House Oversight Committee To Investigate Postmaster General Dejoy For Campaign Finance Violations

( Postmaster General Louis DeJoy was already the target of Democrats for his cost-cutting moves at the Postal Service. Now, he could be in some serious deep water.

This week, House Democrats announced they’ll be launching an investigation into claims that DeJoy reimbursed some employees for contributions they made to the campaigns of Republican politicians that he preferred. Such a move would be against the law.

House Democrats have called for DeJoy to be immediately suspended while the investigation begins.

The chair of the House Committee on Oversight and Reform, Carolyn Maloney from New York, said the committee would begin the investigation immediately. In a statement, she said DeJoy might’ve lied under oath to the committee.

Maloney also urged the U.S. Postal Service’s Board of Governors to suspend DeJoy immediately. She added “they never should have hired [him] in the first place.”

A Washington Post report alleged that aides for DeJoy as well as the postmaster general himself urged employees at a North Carolina logistics company he once owned to attend fundraisers and write checks to specific Republican candidates. Two employees told The Post that DeJoy then boosted those employees’ bonuses as a way to reimburse them for their political contributions.

There is nothing illegal about encouraging employees to donate to political campaigns in general, or even to give money to specific candidates. However, it is against both federal and North Carolina election laws to reimburse people for doing so.

The potential federal violations have a statute of limitations of five years. However, there are no such statute of limitations for felonies in North Carolina, and that includes campaign finance violations.

If the allegations are proven to be true, Maloney said the postmaster general would face “criminal exposure” not just for the act itself, “but also for lying to our committee under oath.”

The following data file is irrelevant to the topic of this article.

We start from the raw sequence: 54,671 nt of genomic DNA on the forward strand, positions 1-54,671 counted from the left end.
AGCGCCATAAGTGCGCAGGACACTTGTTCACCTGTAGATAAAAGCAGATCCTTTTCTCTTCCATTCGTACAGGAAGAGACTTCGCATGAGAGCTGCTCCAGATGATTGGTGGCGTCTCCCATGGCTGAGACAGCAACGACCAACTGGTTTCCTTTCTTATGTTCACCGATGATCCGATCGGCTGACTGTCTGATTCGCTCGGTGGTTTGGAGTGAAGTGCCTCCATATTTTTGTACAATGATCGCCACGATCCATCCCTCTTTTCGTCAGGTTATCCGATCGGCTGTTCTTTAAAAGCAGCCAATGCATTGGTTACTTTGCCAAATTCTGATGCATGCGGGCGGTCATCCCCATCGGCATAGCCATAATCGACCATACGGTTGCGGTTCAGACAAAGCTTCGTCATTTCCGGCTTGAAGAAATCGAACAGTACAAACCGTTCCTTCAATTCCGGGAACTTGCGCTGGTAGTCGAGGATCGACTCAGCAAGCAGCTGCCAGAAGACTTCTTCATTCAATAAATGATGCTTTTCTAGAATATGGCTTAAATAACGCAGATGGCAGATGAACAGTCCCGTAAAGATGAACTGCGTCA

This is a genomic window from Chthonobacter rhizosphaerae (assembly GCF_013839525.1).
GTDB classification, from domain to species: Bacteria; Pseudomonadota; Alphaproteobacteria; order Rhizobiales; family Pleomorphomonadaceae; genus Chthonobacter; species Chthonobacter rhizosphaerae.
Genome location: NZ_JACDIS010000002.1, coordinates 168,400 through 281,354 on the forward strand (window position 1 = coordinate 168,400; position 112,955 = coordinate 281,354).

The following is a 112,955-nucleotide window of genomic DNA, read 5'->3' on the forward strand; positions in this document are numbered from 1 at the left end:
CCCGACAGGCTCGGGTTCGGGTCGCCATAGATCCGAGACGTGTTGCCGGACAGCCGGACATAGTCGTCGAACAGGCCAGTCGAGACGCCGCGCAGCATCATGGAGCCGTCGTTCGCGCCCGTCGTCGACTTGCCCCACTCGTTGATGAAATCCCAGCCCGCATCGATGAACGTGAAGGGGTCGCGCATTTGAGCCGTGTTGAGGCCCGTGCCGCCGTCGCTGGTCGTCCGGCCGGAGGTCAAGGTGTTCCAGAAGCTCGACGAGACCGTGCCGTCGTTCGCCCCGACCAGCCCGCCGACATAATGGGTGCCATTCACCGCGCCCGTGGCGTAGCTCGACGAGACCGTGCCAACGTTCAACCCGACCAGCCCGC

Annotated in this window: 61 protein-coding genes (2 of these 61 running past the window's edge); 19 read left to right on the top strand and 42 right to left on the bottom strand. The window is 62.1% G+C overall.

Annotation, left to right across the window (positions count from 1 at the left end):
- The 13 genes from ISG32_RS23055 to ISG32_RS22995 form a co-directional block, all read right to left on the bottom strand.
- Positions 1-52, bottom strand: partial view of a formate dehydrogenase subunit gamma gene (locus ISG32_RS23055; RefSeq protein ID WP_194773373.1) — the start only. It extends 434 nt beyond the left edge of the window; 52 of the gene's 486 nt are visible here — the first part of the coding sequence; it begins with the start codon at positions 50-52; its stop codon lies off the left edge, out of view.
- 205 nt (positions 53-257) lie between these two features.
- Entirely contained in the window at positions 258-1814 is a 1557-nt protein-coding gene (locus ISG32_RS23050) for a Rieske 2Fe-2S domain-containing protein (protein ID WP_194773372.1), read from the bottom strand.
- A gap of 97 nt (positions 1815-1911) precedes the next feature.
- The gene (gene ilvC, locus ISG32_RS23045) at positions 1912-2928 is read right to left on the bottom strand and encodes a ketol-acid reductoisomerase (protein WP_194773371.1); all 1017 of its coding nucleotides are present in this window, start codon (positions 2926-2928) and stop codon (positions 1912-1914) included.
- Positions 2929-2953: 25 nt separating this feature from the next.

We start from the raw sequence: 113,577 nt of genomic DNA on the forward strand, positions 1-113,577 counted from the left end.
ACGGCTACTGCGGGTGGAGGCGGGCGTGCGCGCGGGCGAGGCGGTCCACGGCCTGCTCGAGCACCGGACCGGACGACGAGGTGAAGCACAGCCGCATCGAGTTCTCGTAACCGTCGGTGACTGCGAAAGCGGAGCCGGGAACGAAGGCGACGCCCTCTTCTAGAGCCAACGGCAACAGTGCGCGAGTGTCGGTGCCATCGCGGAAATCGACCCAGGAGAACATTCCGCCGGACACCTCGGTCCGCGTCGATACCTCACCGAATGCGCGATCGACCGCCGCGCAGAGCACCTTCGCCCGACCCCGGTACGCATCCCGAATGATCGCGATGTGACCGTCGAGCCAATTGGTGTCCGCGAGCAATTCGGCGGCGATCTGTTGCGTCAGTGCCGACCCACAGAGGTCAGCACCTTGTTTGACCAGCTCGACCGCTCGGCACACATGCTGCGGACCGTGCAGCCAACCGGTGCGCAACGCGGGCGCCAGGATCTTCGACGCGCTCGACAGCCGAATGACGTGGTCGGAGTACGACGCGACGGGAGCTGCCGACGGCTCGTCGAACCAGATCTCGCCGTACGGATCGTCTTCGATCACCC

Last month, DeJoy gave testimony to the House Oversight committee, and denied that he had every reimbursed executives for contributions they made to the campaign of President Donald Trump.

The donations the employees were describing to the Post occurred from 2003 to 2014. That means that none of the donations in question were related to Trump’s first run for the White House. DeJoy sold the company and retired before Trump’s 2016 run.

Following the report published in the Post, many prominent Democrats called for a full-fledged investigation. Chuck Schumer, the Senate Minority Leader, called on the attorney general in North Carolina to start a criminal investigation. In a statement on Sunday, he said:

“These are very serious allegations that must be investigated immediately, independent of Donald Trump’s Justice Department.”

Democrats have attacked DeJoy consistently in recent months. The postmaster general has donated more than $1.1 million to Trump’s campaigns, but there’s nothing wrong with that. Democrats, though, say he’s been working hand-in-hand with the president to cripple the Postal Service in an attempt to rig the November election in Trump’s favor.

This comes at a time when mail-in ballots are expected to play a big role in the election, due to concerns about the coronavirus pandemic.